Gentlemen of Verona
One of several hats I wear is that of IT manager of the World Bridge Federation. Most of my time this last month has been taken up running the IT requirements for the World Bridge Championships in Verona in Northern Italy. The Federation holds this large competition every four years, and thousands of players turned up at Verona Fiera, a large exhibition complex similar to the NEC in Birmingham. I had an assistant, Harvey Fox, to help me out this year, and appearances by Bill Gates and Fidel Castro’s sister – who both turned up to play – ensured plenty of media interest.
Thankfully, Mr Gates was too engrossed in the complexities of his Bridge game to notice my network, which is just as well, because creating and maintaining a network for such an event in a few days often involves throwing “best practice” out the window. Nevertheless, despite hundreds of users connecting their various laptops to it, my internal network ran with few problems, which is more than I can say for the internet connection. I’d asked for two 2Mb lines with guaranteed bandwidth, which based on previous experience was the minimum we’d need, but on arrival I was told we had two 4Mb ADSL lines that were adaptive, meaning that their available bandwidth would alter.
What this meant in practice was that whenever the ISP thought we were using too much bandwidth, it would start dropping packets until my users’ browsers began to time out… The lines never quite died, but spent much time feigning the twitches of a dying animal. Richard Palmer of Merula (www.merula.net) tells me that similar practices occur in the UK: bear in mind that most of the copper wire infrastructure is still owned by BT, so the limitations of BT’s products will affect you even if you buy your ADSL service from a different ADSL company.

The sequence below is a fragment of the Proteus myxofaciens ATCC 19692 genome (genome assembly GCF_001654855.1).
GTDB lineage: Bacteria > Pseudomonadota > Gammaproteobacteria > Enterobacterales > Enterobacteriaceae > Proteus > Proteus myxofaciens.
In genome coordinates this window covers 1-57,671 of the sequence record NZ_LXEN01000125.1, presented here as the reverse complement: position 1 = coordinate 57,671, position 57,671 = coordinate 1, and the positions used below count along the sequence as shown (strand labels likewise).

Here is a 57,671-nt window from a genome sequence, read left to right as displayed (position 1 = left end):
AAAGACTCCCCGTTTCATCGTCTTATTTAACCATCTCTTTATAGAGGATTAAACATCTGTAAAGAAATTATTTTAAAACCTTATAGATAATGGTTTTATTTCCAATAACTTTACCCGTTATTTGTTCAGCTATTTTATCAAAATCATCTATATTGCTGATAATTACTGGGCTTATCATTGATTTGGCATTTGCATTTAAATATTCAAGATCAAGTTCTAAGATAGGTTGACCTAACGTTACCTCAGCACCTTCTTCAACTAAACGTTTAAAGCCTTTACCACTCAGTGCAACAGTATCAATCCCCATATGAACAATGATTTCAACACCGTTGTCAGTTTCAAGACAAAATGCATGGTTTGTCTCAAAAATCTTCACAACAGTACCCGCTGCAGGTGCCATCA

At this point, I need to explain the difference between bandwidth and sync rate: sync rate is the speed at which your ADSL modem talks to the ISP’s modem, whereas bandwidth is the rate at which data moves up and down the connection. Once you’re connected at the agreed sync rate you paid for, you’ll be sharing the actual bandwidth with 20 or 50 other users (depending on which package you bought from your ISP).
The only products for which BT “guarantees” a particular bandwidth are the 2Mb products, which “guarantee” a sync rate of 256Kb upload and 2Mb download. I put “guarantee” in quotes because actually there’s no service-level agreement for ADSL lines, unlike the considerably more expensive leased lines. The 512Kb and 1Mb products are what’s known as semi-fixed adaptive and their rates will vary: normally, the upload rate will slow if the line becomes marginal and attempts to keep the download speed as fast as possible. The new high-speed ADSL Max – which offers much faster speeds – has a smaller maximum signal-to-noise ratio allowance and so should tolerate more marginal lines, but the actual speeds obtained will vary on a minute-by-minute basis depending on line quality.
The amount of bandwidth your line will support is only part of the problem. Most ISPs, when any user starts using more than what’s considered a fair share of bandwidth, will start to throttle that user back by dropping packets. A product like VisualRoute (www.visualroute.com) can show you where dropped packets are happening, and if it’s within your ISP they’re probably trying to throttle your bandwidth usage.